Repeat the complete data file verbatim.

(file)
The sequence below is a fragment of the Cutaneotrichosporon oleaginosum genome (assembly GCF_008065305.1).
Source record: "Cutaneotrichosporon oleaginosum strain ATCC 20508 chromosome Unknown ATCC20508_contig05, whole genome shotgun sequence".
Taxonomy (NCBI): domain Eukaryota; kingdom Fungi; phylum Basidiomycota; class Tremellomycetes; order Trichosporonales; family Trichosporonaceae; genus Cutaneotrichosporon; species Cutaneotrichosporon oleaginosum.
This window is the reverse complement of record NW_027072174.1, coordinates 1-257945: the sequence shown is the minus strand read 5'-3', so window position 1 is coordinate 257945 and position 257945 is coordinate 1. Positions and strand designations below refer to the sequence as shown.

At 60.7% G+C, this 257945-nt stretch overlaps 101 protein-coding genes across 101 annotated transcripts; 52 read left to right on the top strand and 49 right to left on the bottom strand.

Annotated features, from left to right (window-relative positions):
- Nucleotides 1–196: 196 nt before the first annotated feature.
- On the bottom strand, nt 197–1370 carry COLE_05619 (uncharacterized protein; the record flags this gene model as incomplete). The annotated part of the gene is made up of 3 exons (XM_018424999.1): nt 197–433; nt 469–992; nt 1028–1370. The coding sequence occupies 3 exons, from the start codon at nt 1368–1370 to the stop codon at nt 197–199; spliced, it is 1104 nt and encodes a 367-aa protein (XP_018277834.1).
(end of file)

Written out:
The sequence below is a fragment of the Cutaneotrichosporon oleaginosum genome (assembly GCF_008065305.1).
Source record: "Cutaneotrichosporon oleaginosum strain ATCC 20508 chromosome Unknown ATCC20508_contig05, whole genome shotgun sequence".
Taxonomy (NCBI): domain Eukaryota; kingdom Fungi; phylum Basidiomycota; class Tremellomycetes; order Trichosporonales; family Trichosporonaceae; genus Cutaneotrichosporon; species Cutaneotrichosporon oleaginosum.
This window is the reverse complement of record NW_027072174.1, coordinates 1-257945: the sequence shown is the minus strand read 5'-3', so window position 1 is coordinate 257945 and position 257945 is coordinate 1. Positions and strand designations below refer to the sequence as shown.

At 60.7% G+C, this 257945-nt stretch overlaps 101 protein-coding genes across 101 annotated transcripts; 52 read left to right on the top strand and 49 right to left on the bottom strand.

Annotated features, from left to right (window-relative positions):
- Nucleotides 1–196: 196 nt before the first annotated feature.
- On the bottom strand, nt 197–1370 carry COLE_05619 (uncharacterized protein; the record flags this gene model as incomplete). The annotated part of the gene is made up of 3 exons (XM_018424999.1): nt 197–433; nt 469–992; nt 1028–1370. The coding sequence occupies 3 exons, from the start codon at nt 1368–1370 to the stop codon at nt 197–199; spliced, it is 1104 nt and encodes a 367-aa protein (XP_018277834.1).